- What is the distance to the promotion square
- Are there impediments on the road to the promotion square
When there are two kings on an empty board the result is a draw. This means that the influence of the king is derived from how he effects the parameters of the pawns:
- Attack: can he free the road to promotion of his own pawn?
- Defence: can he impede the road to promotion of the enemy pawn?
The most famous example of all is of course Reti's position:
White to move and draw.
When there would be no kings on the board, this would be a clear win for white. It is very important to take note of this advantage for white (which I hadn't realized before).
When evaluating the kings you must first have a clear picture of the potential targets of both the kings and the pawns.
- Attack: de black pawn can promote on its own.
- Defence: the black king is already in the square of the white pawn and he must keep it that way.
The white king has two targets.
- For attack: the key square d7, where the total path to promotion is protected.
- For defence: the square of the h5 pawn. Notice how big that target area is.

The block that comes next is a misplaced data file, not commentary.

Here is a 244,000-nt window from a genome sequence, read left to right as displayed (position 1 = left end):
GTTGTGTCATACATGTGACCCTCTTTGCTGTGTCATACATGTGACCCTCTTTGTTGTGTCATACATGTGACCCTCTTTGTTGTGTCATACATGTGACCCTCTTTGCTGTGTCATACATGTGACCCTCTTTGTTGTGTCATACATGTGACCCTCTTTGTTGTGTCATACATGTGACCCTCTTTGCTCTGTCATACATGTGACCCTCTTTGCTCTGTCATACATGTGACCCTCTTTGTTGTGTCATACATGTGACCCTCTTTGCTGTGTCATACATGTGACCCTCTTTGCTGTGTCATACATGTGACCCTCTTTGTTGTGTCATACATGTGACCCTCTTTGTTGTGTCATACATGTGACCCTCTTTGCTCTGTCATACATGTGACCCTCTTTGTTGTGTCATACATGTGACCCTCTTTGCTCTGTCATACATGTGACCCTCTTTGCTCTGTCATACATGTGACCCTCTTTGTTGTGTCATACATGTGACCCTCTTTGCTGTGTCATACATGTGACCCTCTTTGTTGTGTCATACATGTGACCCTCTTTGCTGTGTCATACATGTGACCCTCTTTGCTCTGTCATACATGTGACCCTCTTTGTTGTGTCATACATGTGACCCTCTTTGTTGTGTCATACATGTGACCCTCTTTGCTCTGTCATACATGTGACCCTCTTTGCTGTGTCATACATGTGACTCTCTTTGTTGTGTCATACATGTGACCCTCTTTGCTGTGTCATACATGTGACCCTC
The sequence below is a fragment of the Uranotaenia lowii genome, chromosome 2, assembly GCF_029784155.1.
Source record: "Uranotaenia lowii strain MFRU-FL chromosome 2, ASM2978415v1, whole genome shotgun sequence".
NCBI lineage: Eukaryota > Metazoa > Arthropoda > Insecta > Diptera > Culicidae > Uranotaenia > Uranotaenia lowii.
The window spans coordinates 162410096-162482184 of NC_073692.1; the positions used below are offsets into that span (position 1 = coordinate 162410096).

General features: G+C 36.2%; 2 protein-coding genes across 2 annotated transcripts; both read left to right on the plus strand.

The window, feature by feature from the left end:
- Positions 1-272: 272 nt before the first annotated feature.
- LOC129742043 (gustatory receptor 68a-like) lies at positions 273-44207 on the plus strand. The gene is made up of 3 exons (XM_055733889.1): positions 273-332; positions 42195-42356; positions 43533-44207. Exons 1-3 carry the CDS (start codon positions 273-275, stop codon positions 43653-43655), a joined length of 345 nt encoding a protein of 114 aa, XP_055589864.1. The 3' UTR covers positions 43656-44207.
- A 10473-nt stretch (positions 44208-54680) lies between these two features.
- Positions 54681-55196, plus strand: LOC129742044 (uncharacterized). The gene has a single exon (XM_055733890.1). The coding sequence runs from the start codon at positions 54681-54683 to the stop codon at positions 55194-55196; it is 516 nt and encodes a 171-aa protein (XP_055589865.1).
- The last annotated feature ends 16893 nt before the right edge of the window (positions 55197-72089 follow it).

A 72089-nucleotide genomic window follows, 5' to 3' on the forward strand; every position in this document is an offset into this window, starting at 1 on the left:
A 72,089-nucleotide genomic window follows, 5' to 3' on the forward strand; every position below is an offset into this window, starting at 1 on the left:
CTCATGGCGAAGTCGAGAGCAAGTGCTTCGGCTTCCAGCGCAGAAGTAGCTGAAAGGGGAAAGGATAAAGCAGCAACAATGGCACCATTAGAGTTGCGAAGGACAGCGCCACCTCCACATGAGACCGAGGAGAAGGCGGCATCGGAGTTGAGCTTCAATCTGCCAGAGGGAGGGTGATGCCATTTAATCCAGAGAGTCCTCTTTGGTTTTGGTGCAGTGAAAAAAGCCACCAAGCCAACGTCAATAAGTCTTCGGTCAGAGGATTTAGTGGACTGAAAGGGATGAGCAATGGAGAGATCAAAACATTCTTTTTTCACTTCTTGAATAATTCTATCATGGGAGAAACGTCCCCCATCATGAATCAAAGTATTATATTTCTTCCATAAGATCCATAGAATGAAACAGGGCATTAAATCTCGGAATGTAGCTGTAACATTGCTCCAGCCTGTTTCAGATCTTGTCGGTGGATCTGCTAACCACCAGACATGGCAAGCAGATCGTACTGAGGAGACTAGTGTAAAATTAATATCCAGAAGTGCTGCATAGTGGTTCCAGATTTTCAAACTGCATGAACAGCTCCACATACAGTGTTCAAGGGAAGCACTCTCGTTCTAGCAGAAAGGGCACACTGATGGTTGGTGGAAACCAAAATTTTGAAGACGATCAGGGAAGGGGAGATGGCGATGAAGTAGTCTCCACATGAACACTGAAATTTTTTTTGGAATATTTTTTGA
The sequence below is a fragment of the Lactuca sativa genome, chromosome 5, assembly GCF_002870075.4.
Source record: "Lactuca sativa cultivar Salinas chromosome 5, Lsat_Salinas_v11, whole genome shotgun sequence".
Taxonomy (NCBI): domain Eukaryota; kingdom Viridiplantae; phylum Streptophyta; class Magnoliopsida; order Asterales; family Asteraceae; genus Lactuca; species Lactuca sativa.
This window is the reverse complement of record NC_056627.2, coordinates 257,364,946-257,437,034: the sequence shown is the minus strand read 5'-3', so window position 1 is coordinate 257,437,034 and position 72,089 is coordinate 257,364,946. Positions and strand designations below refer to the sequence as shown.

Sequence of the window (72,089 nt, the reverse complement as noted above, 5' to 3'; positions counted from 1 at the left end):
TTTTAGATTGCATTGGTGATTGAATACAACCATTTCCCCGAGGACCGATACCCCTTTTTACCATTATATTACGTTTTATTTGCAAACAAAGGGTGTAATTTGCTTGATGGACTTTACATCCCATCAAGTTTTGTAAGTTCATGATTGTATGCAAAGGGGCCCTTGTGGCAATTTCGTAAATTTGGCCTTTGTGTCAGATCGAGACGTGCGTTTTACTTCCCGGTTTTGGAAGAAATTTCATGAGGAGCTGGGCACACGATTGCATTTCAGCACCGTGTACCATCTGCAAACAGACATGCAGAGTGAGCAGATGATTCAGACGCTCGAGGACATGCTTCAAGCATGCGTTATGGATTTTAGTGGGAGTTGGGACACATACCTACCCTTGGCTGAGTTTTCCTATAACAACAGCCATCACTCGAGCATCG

Multiple goals add a whole new element to the battle. White has 4 moves at his disposal:
- c7 (serves 1 goal)
- Kg8 (1 goal)
- Kh7 (1 goal)
- Kg7 (2 goals)
- Ka7 (0 goals)
- Ka5 (0 goals)
- Kb5 (0 goals)
- Kb6 (1 goal)
- h4 (1 goal)
Let's see what happens if we make a quantum leap and extrapolate this conclusion to the whole game.
In the startposition both players have 16 goals each. 8 attacking goals (pawn promotion) and 8 defensive goals (prevent the opponent's pawn promotion). If the game is not decided by accidents, like winning material or mating (winning) the king, one of the pawns will have to do the job. The pieces are circling around the pawns either assisting them or impeding them. Every multi-purpose move that you make (in relation to the 16 goals) while the opponent makes single-purpose moves, will bring you closer to the realization of one of the goals.
The value of each piece movement must be seen against this background. Thus fullfilling the words of Philidor which always seemed incomprehendsible to me until now.
There is more to say about the king and pawn, but I must digest this unsuspected conclusion first.